Power and Public Finance at Rome, 264-49 BCE - Oxford Studies in Early Empires (Hardback)
  • Power and Public Finance at Rome, 264-49 BCE - Oxford Studies in Early Empires (Hardback)
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Power and Public Finance at Rome, 264-49 BCE - Oxford Studies in Early Empires (Hardback)

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£68.00
Hardback 248 Pages / Published: 13/04/2017
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Rome's wars delivered great wealth to the conquerors, but how did this affect politics and society on the home front? In Power and Public Finance at Rome, James Tan offers the first examination of the Roman Republic from the perspective of fiscal sociology and makes the case that no understanding of Roman history is complete without an appreciation of the role of economics in defining political interactions. Examining how imperial profits were distributed, Tan explores how imperial riches turned Roman public life on its head. Rome's lofty aristocrats had traditionally been constrained by their dependence on taxpayer money. They relied on the state to fund wars, and the state in turn relied on citizens' taxes to fuel the war machine. This fiscal chain bound the elite to taxpayer consent, but as the spoils of Empire flooded into Rome, leaders found that they could fund any policy they chose without relying on the support of the citizens who funded them. The influx of wealth meant that taxation at home was ended and citizens promptly lost what bargaining power they had enjoyed as a result of the state's reliance on their fiscal contributions. With their dependence on the taxpayers loosened, Rome's aristocratic leaders were free to craft a fiscal system which prioritized the enrichment of their own private estates and which devoted precious few resources to the provision of public goods. In six chapters on the nature of Rome's imperialist enrichment, on politics during the Punic Wars and on the all-important tribunates of the Gracchi, Tan offers new conceptions of Roman state creation, fiscal history, civic participation, aristocratic pre-eminence, and the eventual transition to autocracy.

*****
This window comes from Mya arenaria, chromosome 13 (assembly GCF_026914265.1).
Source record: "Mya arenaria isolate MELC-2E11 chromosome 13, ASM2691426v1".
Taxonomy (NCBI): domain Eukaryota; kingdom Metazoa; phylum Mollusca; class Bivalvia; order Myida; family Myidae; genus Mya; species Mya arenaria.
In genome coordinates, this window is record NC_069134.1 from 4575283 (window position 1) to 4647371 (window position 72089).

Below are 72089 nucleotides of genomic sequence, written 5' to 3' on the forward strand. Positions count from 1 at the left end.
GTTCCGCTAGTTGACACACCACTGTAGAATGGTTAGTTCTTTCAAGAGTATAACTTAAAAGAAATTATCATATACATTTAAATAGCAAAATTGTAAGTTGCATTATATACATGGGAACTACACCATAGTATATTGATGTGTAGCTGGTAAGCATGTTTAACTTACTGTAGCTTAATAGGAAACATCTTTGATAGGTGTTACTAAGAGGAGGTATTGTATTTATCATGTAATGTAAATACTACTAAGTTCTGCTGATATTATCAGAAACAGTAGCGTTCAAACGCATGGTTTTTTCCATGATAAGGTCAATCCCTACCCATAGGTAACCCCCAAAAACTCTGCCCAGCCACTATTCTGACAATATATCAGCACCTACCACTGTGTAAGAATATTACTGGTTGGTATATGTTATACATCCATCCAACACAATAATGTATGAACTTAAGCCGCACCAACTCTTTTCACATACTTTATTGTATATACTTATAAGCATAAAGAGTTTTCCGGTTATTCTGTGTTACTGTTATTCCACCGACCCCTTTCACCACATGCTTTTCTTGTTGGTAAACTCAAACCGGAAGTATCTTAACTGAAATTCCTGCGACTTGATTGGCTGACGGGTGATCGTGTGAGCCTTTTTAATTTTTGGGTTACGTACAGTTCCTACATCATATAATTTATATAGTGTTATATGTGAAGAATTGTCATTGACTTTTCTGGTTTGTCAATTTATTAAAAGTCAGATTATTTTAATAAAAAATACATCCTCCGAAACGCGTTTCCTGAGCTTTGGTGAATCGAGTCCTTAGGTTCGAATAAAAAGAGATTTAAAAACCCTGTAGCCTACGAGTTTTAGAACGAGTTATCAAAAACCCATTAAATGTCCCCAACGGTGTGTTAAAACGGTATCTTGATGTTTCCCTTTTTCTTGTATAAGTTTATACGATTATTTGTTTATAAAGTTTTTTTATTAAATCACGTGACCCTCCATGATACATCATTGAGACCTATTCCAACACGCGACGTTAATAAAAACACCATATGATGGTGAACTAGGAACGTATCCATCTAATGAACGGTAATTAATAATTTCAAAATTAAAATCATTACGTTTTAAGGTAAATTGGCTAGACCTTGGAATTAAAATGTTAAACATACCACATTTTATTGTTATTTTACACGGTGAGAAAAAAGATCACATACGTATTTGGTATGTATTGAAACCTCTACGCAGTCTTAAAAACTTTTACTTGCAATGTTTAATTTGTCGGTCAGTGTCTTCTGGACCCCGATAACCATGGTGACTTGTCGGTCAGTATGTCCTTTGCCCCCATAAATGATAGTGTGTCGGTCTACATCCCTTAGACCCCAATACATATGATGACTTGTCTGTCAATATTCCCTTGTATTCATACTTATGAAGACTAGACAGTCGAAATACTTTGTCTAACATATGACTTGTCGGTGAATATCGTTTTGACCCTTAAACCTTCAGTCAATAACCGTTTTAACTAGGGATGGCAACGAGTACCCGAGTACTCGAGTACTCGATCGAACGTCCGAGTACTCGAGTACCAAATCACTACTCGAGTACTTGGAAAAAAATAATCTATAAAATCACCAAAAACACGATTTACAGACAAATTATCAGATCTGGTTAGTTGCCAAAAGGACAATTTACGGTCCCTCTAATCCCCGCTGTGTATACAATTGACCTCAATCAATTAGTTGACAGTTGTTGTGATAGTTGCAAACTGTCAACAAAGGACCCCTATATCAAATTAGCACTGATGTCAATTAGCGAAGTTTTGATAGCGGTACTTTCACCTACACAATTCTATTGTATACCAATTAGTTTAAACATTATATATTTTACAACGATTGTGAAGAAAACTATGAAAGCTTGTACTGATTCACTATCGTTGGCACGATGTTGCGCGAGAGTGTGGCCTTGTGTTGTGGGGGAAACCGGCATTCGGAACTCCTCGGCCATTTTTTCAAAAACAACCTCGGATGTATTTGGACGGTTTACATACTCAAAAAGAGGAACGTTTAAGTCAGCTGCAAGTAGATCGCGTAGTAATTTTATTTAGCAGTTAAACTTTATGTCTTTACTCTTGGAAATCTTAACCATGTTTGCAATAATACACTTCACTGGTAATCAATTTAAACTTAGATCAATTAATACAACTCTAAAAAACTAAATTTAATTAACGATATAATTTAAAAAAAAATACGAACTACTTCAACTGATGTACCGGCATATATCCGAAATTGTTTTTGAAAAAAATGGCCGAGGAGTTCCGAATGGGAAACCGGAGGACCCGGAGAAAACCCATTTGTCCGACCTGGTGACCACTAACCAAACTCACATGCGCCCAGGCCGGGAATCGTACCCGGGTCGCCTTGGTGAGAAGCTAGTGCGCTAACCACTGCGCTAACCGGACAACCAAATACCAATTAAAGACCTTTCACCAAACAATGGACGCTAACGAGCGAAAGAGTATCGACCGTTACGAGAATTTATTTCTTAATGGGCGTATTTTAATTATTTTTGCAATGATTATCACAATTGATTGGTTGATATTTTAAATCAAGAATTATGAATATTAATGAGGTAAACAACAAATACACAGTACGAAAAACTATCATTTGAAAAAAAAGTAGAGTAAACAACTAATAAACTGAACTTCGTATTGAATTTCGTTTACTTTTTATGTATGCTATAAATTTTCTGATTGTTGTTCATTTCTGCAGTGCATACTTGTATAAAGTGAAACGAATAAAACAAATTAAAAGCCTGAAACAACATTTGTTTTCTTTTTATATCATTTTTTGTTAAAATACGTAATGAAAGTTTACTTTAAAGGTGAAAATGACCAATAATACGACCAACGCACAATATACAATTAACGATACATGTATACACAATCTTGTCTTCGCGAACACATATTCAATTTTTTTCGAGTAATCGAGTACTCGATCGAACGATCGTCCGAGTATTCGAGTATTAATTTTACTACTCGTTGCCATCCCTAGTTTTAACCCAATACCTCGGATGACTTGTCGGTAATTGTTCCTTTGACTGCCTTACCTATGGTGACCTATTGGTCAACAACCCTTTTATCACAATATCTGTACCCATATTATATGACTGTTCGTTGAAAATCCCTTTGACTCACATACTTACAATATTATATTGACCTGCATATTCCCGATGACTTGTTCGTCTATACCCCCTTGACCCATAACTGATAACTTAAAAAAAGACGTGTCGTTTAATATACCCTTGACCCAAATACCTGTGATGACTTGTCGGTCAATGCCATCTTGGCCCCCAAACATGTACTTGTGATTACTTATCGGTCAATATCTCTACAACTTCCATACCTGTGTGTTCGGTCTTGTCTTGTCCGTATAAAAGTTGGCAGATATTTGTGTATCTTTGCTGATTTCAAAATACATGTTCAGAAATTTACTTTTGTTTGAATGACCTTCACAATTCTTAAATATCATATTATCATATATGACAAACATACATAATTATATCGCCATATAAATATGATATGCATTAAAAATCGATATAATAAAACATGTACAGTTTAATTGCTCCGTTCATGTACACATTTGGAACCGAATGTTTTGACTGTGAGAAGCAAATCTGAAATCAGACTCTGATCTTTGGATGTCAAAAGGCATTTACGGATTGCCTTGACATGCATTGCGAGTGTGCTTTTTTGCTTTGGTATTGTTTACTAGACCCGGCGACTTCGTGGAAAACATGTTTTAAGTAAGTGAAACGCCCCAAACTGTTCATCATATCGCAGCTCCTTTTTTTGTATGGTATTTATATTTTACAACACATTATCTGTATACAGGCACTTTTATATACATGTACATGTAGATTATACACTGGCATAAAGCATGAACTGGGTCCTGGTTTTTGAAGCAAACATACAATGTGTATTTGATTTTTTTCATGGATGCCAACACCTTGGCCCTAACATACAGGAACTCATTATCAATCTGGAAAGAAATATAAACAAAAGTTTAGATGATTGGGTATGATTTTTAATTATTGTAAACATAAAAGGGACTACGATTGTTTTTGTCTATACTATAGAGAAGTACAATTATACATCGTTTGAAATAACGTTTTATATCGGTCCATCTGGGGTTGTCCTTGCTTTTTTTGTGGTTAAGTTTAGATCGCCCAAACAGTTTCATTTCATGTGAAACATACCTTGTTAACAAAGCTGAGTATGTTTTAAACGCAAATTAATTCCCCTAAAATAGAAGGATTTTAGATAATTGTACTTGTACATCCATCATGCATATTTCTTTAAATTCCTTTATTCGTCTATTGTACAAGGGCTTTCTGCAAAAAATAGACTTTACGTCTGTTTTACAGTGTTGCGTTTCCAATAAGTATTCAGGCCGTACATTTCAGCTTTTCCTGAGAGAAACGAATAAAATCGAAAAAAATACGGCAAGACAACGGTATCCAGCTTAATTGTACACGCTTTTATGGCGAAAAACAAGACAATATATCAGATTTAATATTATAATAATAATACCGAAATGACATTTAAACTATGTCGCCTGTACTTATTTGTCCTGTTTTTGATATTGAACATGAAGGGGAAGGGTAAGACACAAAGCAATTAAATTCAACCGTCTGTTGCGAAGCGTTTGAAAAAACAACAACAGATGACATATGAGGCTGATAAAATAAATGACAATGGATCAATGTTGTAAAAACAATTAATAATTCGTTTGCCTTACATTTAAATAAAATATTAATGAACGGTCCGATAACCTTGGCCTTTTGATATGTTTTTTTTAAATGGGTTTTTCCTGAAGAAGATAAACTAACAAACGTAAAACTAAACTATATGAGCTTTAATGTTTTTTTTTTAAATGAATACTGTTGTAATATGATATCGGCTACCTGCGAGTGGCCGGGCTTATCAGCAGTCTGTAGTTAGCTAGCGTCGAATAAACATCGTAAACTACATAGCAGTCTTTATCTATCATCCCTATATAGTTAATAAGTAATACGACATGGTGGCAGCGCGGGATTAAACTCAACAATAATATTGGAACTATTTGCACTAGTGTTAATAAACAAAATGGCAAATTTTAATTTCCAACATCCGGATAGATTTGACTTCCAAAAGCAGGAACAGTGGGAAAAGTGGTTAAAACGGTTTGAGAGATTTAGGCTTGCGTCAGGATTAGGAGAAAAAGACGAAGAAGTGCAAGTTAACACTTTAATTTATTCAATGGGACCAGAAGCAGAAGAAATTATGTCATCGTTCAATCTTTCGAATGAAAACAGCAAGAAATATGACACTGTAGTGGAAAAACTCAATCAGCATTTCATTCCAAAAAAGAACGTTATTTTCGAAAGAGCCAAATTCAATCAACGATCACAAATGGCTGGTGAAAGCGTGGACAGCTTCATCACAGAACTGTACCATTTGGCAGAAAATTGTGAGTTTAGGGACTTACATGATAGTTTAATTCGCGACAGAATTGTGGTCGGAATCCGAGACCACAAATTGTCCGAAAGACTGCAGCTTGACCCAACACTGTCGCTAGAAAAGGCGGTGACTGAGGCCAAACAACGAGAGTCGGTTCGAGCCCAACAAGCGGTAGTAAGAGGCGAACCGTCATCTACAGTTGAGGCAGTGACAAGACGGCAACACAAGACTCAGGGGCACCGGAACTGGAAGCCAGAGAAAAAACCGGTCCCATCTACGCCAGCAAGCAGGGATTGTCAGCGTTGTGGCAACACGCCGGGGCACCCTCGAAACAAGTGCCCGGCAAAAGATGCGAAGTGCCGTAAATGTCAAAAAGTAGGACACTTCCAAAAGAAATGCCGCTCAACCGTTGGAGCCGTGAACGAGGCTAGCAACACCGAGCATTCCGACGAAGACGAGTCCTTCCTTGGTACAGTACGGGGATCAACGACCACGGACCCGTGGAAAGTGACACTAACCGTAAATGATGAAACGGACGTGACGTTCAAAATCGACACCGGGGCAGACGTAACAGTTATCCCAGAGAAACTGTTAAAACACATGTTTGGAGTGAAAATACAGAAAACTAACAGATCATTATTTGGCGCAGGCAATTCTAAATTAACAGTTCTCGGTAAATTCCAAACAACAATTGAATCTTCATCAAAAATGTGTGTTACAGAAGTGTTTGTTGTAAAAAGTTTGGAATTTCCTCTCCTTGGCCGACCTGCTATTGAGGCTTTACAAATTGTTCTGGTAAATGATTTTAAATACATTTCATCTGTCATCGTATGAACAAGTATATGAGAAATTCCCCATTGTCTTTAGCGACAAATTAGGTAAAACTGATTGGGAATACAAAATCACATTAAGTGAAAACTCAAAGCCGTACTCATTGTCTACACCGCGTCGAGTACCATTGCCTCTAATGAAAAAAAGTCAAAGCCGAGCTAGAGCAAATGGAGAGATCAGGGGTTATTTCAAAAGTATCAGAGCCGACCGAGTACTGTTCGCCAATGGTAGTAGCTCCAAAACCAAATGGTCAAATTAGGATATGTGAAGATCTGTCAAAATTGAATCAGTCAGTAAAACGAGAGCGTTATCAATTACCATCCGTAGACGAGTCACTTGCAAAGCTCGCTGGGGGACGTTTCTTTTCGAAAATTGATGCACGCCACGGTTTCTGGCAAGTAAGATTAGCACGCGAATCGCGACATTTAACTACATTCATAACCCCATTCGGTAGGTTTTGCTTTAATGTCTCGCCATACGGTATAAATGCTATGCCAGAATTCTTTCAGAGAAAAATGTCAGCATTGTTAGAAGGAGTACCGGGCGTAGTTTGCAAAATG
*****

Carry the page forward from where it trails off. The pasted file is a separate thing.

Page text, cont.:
Publisher: Oxford University Press Inc
ISBN: 9780190639570
Number of pages: 248
Weight: 472 g
Dimensions: 242 x 177 x 27 mm


MEDIA REVIEWS
In this wonderfully thought-provoking book, James Tan examines Rome's fiscal skeleton to produce an original treatment of the state and society of the Roman Republic. Rich with sociological insights, the book proves that there are still lessons to be learned from Roman history. Tan demonstrates how tax revenue shaped politics in Rome and how the spoils of empire ultimately ruined its chances for democracy. * Andrew Monson, New York University *
A blockbuster of a book, Power and Public Finance at Rome, 264-49 BCE is bound to unsettle everything we thought we knew about the economics of Republican imperialism. Tan zeros in on the crucial questions: Who has the money? Who doesn't? Why? And what are the implications? In answering them, he opens a strikingly new perspective on the decisions that determined who benefited from the profits of empire. * Nathan Rosenstein, Ohio State University *

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